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More engagement on off-leash dog areas coming during the summer

Staff presented update on project, which includes an updated Animal Control Bylaw review

After delays due to COVID-19, the District of Squamish is moving forward with its proposed off-leash dog areas and Animal Control Bylaw review.

Staff updated the council on the next steps planned for the initiative, and reviewed a public engagement process from 2019, at its June 22 Committee of the Whole meeting.

“Extensive, external engagement was undertaken in 2019, which included an online survey with over 900 responses, representing quite a high rate of completion — 85% — an open house with 50 members of the public in attendance and 200 online comments were received,” Dan Pagely, acting general manager of corporate services, told the committee. “The focus at the time was on engagement, looking at suggested locations and times for off-leash areas. [At] the onset of the pandemic in early 2020, bylaw staff turned their focus to engagement on priorities and the project was deferred to 2021.”

To that end, this year, staff has so far focused on engaging with “internal stakeholders” like the planning, parks, environment, and wildlife departments, as well as RCMP and the provincial conservation office, for more feedback.

“Based on recent engagement, staff have identified some challenges with the original proposed sites and will be presenting some additional options to the community for feedback in this next proposed engagement period,” Pagely said.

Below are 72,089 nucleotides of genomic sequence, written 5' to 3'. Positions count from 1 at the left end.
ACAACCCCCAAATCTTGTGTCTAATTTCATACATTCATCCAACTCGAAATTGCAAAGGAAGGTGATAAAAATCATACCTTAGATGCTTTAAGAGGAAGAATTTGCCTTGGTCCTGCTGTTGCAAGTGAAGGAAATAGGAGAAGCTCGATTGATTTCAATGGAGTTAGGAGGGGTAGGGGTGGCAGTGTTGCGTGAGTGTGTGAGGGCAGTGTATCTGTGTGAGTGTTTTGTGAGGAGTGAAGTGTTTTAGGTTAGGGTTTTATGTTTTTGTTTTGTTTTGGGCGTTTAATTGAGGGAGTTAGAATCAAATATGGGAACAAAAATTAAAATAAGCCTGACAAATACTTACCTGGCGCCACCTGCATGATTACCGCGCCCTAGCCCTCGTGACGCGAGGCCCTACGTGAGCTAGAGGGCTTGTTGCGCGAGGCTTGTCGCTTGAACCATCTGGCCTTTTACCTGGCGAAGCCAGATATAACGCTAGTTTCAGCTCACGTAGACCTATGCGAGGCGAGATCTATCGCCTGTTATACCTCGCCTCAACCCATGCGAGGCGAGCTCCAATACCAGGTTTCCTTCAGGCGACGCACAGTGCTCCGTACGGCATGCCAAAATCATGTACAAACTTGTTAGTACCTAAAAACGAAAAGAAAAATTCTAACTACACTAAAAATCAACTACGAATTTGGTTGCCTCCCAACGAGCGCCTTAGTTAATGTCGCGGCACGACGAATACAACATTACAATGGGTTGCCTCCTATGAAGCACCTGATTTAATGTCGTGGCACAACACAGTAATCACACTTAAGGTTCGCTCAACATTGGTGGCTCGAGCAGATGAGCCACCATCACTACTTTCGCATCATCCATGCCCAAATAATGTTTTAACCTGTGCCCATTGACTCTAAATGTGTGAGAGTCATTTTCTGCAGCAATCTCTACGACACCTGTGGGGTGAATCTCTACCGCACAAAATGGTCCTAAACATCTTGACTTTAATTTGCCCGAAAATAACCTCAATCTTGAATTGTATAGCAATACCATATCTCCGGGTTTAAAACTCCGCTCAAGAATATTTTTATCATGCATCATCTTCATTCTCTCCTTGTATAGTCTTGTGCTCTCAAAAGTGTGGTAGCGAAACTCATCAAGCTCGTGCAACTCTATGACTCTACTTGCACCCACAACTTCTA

Currently, the plan is to conduct additional public engagement throughout July and into August on off-leash areas and the times in which they should be in effect. 

In September, staff will showcase the public’s feedback and introduce proposed off-leash regulations for council’s consideration, Pagely added.

The initial survey on the issue in 2019 found the majority of respondents were most interested in seeing off-leash areas on the Squamish River Dike behind the Dog Pound (55% ranked it their number one choice, with or without conditions, while 30% chose it with conditions), the Stawamus River Dike in Valleycliffe (50%, with or without conditions), the trails between the Squamish Valley Golf Club and the Mamquam River (49%, with or without conditions and 29% with conditions), and Judd Beach Trails in Brackendale (47% with or without conditions and 27% with conditions).

Meanwhile, the top picks for times during the week were — from most popular to least — early morning before 9 a.m., early evening from 4 to 7 p.m., late evening 7 to 9 p.m., mid-morning from 9 a.m. to 12 p.m., and afternoon 12 p.m. to 4 p.m. Around 31 per cent had no preference.

On weekends, respondents still chose early morning before 9 a.m. as their top pick, followed by late evening, mid-morning, early evening, and afternoon. Thirty-three per cent had no preference.

Details on new locations and times that will be part of future public engagement were not revealed during the meeting.

Several councillors brought up concerns around conducting public engagement in the summer months.

“I’m not sure there’s a real, hard deadline to this. I think from my perspective, it’s not so much getting it done quickly, it’s getting it done effectively and getting it done right,” said Coun. Doug Race. 

Coun. Jenna Stoner and Mayor Karen Elliott also voiced their preference to have in-person engagement, not just the online engagement that’s currently planned. 

In the end, the committee voted to receive the report outlining the progress to date and the next steps.